Description : Human beings have astonishing genetic vulnerabilities. More than half of us will die from complex diseases that trace directly to those vulnerabilities, and the modern world we’ve created places us at unprecedented risk from them. In It Takes a Genome, Greg Gibson posits a revolutionary new hypothesis: Our genome is out of equilibrium, both with itself and its environment. Simply put, our genes aren’t coping well with modern culture. Our bodies were never designed to subsist on fat and sugary foods; our immune systems weren’t designed for today’s clean, bland environments; our minds weren’t designed to process hard-edged, artificial electronic inputs from dawn ‘til midnight. And that’s why so many of us suffer from chronic diseases that barely touched our ancestors. Gibson begins by revealing the stunningly complex ways in which multiple genes cooperate and interact to shape our bodies and influence our behaviors. Then, drawing on the very latest science, he explains the genetic “mismatches” that increasingly lead to cancer, diabetes, inflammatory and infectious diseases, AIDS, depression, and senility. He concludes with a look at the probable genetic variations in human psychology, sharing the evidence that traits like introversion and agreeableness are grounded in equally complex genetic interactions. It Takes A Genome demolishes yesterday’s stale debates over “nature vs. nurture,” introducing a new view that is far more intriguing, and far closer to the truth. See how broken genes cause cancer Meet the body’s “genetic repairmen”—and understand what happens when they fail The growing price of the modern lifestyle Why one-third of all Westerners have obesity, Type 2 diabetes, or other signs of “metabolic syndrome” The Alzheimer’s generation Why some of us are predisposed to dementia What’s really normal: the deepest lessons of the human genome The remarkable diversity of physical and emotional “normality”
Description : Evolutionary science is not only one of the greatest breakthroughs of modern science, but also one of the most controversial. Perhaps more than any other scientific area, evolutionary science has caused us all to question what we are, where we came from, and how we relate to the rest of the universe. Encyclopedia of Evolution contains more than 200 entries that span modern evolutionary science and the history of its development. This comprehensive volume clarifies many common misconceptions about evolution. For example, many people have grown up being told that the fossil record does not demonstrate an evolutionary pattern, and that there are many missing links. In fact, most of these missing links have been found, and their modern representatives are often still alive today. The biographical entries represent evolutionary scientists within the United States who have had and continue to have a major impact on the broad outline of evolutionary science. The biographies chosen reflect the viewpoints of scientists working within the United States. Five essays that explore interesting questions resulting from studies in evolutionary science are included as well. The appendix consists of a summary of Charles Darwin's Origin of Species, which is widely considered to be the foundational work of evolutionary science and one of the most important books in human history. The five essays include: How much do genes control human behavior?What are the ghosts of evolution?Can an evolutionary scientist be religious?Why do humans die?Are humans alone in the universe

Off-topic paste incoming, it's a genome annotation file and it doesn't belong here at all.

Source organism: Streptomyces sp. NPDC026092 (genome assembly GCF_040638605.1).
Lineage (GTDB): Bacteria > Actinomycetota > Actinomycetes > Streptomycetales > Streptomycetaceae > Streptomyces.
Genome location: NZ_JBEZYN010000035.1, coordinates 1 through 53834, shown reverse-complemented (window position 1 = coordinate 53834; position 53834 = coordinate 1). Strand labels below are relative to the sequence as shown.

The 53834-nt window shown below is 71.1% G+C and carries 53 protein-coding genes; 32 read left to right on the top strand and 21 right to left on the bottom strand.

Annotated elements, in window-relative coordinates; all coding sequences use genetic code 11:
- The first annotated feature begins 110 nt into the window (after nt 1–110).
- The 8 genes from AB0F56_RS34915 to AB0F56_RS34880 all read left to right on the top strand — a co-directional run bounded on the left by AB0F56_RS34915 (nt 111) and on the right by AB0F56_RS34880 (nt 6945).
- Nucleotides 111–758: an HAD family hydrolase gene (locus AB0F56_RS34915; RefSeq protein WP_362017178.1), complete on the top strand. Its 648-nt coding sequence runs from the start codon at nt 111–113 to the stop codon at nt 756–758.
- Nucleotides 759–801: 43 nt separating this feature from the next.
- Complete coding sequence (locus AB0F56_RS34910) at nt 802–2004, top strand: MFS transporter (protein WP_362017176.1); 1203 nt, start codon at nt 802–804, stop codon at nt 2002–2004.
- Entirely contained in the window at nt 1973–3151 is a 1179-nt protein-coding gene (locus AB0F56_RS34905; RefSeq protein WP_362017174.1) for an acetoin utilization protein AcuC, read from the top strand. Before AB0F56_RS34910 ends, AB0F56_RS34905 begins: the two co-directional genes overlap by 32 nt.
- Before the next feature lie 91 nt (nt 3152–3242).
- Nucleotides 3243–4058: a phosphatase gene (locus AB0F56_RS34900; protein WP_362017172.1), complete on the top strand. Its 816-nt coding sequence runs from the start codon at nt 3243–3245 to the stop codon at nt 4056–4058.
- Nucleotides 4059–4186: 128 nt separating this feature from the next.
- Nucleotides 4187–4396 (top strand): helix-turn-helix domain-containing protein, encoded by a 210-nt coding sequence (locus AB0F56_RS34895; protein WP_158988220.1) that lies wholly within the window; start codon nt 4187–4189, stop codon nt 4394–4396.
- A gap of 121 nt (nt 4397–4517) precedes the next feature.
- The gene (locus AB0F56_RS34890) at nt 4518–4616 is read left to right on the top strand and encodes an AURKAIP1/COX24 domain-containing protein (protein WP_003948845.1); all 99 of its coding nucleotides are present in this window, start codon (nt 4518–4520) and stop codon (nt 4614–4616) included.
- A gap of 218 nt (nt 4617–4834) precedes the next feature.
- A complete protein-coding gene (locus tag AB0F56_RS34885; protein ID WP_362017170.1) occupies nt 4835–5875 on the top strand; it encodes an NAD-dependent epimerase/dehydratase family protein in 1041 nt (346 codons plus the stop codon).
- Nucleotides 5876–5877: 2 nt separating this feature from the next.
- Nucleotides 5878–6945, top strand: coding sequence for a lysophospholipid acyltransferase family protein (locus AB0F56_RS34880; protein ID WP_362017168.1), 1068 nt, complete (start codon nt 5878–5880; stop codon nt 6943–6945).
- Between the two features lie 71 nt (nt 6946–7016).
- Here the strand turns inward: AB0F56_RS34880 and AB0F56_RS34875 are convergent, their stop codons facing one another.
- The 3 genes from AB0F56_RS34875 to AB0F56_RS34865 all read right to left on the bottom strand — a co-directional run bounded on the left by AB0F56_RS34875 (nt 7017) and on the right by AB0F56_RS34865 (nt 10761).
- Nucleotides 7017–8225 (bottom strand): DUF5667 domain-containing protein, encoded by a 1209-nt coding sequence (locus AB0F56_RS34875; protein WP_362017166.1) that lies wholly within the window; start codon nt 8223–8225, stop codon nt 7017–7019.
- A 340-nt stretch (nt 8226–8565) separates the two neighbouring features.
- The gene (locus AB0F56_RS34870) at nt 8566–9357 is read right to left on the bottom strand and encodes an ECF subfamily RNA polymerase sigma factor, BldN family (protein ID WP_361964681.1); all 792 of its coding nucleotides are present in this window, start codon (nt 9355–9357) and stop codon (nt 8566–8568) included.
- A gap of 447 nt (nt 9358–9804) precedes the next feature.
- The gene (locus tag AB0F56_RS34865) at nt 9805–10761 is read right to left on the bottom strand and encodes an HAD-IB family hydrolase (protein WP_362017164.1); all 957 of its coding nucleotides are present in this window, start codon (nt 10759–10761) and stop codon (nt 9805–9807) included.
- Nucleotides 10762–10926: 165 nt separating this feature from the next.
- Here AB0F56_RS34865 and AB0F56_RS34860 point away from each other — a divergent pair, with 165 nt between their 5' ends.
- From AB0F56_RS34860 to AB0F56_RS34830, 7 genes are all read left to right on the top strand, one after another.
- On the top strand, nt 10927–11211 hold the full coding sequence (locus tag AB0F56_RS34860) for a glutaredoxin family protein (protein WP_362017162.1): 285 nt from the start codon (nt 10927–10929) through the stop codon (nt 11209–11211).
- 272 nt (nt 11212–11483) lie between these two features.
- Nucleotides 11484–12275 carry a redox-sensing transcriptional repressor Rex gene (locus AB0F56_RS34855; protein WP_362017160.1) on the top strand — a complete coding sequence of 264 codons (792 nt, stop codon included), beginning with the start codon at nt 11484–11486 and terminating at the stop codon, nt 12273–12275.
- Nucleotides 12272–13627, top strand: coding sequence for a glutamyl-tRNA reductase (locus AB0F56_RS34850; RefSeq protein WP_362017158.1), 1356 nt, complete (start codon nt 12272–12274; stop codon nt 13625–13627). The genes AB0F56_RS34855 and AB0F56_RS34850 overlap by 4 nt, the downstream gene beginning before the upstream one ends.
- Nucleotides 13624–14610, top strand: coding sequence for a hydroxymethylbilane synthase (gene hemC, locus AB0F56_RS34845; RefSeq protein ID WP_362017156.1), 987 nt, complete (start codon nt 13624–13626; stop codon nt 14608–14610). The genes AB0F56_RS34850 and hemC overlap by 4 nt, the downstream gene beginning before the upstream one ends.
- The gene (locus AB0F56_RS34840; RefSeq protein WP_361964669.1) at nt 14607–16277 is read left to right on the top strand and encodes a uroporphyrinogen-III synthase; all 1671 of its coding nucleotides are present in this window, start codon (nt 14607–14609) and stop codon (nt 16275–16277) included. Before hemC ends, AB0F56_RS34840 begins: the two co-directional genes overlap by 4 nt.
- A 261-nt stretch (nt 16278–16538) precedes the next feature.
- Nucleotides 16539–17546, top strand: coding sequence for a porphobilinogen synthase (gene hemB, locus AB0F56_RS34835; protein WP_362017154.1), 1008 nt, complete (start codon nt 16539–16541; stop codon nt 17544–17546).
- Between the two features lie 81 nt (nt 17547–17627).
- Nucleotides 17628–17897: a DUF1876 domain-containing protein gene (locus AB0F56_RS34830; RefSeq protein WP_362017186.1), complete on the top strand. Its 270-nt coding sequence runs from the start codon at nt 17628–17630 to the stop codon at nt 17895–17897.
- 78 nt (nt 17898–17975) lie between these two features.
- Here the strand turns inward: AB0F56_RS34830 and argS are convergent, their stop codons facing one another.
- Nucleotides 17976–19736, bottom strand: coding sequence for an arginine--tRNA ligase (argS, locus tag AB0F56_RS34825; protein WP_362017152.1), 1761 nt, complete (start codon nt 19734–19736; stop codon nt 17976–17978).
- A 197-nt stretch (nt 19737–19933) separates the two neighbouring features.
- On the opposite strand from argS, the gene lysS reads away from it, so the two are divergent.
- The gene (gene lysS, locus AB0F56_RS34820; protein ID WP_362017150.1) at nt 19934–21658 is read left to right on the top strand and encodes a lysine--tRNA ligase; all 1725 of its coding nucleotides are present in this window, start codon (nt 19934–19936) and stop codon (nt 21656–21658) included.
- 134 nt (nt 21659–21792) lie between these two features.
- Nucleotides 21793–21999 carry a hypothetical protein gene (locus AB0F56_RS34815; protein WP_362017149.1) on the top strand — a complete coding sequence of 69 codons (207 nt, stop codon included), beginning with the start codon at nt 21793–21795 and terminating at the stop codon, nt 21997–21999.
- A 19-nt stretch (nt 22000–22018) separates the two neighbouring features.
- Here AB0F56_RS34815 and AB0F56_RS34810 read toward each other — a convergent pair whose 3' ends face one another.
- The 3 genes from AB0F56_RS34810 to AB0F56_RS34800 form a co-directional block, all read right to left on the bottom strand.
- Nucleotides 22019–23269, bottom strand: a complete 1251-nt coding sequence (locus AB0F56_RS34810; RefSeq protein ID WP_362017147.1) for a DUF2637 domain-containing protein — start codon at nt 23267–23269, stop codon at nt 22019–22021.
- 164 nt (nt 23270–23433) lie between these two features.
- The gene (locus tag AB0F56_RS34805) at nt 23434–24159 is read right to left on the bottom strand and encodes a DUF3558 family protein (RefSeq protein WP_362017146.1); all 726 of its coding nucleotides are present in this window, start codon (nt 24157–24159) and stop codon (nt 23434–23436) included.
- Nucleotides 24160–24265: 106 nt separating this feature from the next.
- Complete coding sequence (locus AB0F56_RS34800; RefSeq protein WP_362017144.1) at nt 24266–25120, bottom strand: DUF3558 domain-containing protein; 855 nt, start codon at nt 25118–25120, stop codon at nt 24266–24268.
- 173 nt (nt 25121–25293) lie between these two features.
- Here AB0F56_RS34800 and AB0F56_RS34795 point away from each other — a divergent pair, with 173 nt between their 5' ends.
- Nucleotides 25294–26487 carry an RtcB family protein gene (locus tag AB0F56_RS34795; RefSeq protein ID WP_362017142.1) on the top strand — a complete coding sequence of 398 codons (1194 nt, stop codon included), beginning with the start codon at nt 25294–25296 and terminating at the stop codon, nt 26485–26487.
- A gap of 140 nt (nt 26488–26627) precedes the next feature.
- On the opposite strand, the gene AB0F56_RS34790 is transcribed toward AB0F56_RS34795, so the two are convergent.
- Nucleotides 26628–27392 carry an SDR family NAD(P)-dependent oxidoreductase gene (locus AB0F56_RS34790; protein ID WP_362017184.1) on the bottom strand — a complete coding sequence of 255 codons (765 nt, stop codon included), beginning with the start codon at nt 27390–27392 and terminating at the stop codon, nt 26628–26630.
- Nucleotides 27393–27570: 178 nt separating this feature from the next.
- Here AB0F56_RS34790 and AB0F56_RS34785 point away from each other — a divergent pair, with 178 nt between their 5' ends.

Description : Features bibliographical, biographical and contact information for living authors worldwide who have at least one English publication. Entries include name, pseudonyms, addresses, citizenship, birth date, specialization, career information and a bibliography.
Description : "More than 100 scholars contributed to this carefully researched, well-organized, informative, and multi-disciplinary source on death studies. Volume 1, "The Presence of Death," examines the cultural, historical, and societal frameworks of death, such asthe universal fear of death, spirituality and varioius religions, the legal definition of death, suicide, and capital punishment. Volume 2, "The Response to Death," covers such topics as rites and ceremonies, grief and bereavement, and legal matters after death."--"The Top 20 Reference Titles of the Year," American Libraries, May 2004.